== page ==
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upgrade or new bike?

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Old 09-22-08, 03:11 PM
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billrosenblatt
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upgrade or new bike?

I have a Nashbar Toure MT bike that I built from a kit back in the mid-80s - touring bike with triple crank, 5 speed freewheel, CrMo frame, downtube shifters, drop handlebars, cantilever brakes, toeclip pedals. The rear derailleur was replaced about 12 years ago, otherwise it's pretty much as it was originally except chain, tires, toeclip straps, etc.

I recently resurrected this bike and had it cleaned & tuned up. I go for rides in the 20-40 mile range over moderately hilly New England terrain. I am mainly dissatisfied with the 5-gear freewheel but also don't love how the derailleurs sometimes cause the chain to go off. Otherwise I think the bike is great.

Question: is it possible to upgrade the freewheel to an 8 or 9 speed freewheel or cassette? Is it even worth it? Or should I spring for a new bike, and what would I get (for my type of riding) that's better than what I have now?

Any thoughts most welcome!

Thanks,

- bill.
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Old 09-22-08, 03:45 PM
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CACycling
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What type of riding do you do? You say hills but is it road riding or something else. If you are road riding I would suggest getting a road bike and keeping your current bike as a backup/rain day bike. You should be able to get the RD adjusted to keep your chain on.
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Old 09-22-08, 05:42 PM
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HillRider 
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Originally Posted by billrosenblatt View Post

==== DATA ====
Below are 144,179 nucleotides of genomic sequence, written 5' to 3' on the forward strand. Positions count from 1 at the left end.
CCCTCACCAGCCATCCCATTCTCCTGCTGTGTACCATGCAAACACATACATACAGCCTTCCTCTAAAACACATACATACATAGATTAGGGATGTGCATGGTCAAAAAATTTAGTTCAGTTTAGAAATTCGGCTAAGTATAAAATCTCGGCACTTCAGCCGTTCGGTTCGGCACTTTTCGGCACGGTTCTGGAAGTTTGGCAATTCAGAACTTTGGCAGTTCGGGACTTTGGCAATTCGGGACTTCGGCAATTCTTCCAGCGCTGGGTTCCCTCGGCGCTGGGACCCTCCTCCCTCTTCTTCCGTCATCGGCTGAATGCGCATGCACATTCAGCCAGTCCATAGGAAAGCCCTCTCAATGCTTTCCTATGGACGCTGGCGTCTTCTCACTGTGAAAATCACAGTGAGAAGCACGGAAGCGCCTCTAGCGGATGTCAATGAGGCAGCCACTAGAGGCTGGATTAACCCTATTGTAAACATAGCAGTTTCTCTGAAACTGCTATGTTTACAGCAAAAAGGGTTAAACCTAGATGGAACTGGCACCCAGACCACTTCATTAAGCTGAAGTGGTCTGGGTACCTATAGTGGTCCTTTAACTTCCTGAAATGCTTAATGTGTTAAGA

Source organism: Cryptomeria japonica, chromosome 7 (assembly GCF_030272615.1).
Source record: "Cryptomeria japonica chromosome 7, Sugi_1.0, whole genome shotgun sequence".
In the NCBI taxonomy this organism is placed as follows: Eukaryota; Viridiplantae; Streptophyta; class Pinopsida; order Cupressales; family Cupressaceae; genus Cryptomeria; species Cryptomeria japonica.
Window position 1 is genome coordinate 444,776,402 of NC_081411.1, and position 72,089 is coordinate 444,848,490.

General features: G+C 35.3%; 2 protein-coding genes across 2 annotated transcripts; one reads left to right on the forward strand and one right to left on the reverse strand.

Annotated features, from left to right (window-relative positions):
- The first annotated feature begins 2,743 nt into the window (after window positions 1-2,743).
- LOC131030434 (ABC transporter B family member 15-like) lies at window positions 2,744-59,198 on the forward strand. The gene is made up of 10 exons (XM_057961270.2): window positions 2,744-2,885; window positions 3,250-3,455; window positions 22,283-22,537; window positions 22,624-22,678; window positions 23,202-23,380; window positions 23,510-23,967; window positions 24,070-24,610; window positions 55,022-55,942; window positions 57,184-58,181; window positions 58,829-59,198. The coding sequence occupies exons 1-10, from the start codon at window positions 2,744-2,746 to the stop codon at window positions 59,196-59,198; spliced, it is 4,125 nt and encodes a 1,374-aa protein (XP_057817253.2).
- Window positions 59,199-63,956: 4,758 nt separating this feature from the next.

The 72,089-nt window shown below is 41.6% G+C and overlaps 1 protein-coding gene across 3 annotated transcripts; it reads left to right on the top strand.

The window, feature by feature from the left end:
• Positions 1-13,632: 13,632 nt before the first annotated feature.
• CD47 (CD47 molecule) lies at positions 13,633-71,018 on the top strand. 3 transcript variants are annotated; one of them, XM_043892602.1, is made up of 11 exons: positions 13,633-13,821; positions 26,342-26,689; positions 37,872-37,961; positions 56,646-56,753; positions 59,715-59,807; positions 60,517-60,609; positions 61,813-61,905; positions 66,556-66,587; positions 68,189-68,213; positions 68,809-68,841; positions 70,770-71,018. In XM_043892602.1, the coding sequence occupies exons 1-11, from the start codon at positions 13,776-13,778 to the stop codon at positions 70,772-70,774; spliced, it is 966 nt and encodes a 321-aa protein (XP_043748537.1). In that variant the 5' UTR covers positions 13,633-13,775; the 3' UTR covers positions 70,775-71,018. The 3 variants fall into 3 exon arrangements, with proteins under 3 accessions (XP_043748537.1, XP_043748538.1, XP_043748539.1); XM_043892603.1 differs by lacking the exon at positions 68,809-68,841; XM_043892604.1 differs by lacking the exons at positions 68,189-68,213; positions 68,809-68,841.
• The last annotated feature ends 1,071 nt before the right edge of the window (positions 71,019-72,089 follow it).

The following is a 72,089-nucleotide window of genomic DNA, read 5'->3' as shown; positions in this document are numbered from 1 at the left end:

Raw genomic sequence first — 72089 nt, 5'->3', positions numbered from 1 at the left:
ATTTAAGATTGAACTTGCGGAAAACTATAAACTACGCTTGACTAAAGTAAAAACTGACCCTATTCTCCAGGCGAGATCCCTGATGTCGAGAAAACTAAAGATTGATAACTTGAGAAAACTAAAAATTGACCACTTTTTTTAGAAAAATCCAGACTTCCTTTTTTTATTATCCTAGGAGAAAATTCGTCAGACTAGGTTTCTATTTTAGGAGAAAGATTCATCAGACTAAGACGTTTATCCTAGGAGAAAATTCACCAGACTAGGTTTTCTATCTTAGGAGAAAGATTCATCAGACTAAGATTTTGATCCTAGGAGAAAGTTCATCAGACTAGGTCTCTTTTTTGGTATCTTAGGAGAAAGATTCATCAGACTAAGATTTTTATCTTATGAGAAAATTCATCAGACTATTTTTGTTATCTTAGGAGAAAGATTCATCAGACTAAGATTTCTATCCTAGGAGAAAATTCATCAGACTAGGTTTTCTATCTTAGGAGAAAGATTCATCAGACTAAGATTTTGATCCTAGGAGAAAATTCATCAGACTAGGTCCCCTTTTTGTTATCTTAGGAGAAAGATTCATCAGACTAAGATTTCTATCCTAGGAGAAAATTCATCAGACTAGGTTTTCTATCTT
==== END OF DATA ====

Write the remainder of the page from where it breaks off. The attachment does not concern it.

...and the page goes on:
Question: is it possible to upgrade the freewheel to an 8 or 9 speed freewheel or cassette? Is it even worth it? Or should I spring for a new bike, and what would I get (for my type of riding) that's better than what I have now?

Any thoughts most welcome!

Thanks,

- bill.
The most cogs on a decent freewheel are 7 combined with 126 mm rear dropout spacing. There are 8-speed freewheels that are used with 130 mm spacing but that is an almost sure recipe for broken axles and not recommended.

To go to 8 or 9-speeds properly you would need a new rear cassette hub and have to cold set your frame from 120 or 126 mm to the current 130 mm standard. Then you will need a new cassette, chain and shifters at a minimum. Finally, your old crank would be usable but newer cranks with enhanced chainrings shift so much better the difference is amazing.

So, yes you can upgrade your old Nashbar but the cost will probably exceed the value and a newer bike is probably the better way to go.

BTW, I've done pretty much what you are asking about. I updated a 1983 Trek 400 to 700c wheels, 7-speed index shifting, a 105 triple crank, etc. etc. BUT most of the "upgrades" were sourced from my parts box and the out-of-pocket cost was pretty small. Statring from scratch, I never would have done it.
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Old 09-22-08, 06:57 PM
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bkaapcke
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Leave the 'kit' bike completely out of the picture and start thinking about what kind of bike you really want. This a perfect time to think about investing in your long term health. Hopefully, you are in better financial condition and can afford to get your self something nice. If you are currently doing 40's, you're ready. Step up to the plate. After you have a new ride, keep the old one for a rain bike. bk

I have yet to hear someone complain who went and got what they wanted.
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Old 09-22-08, 07:43 PM
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BikingGrad80
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+1 new bike would be the most cost efficient and would blow your old bike out of the water.
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Old 09-22-08, 08:10 PM
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billrosenblatt
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mostly road riding

Thanks for the reply, I mostly ride on paved roads, some country roads not in great shape, very occasional dirt roads.
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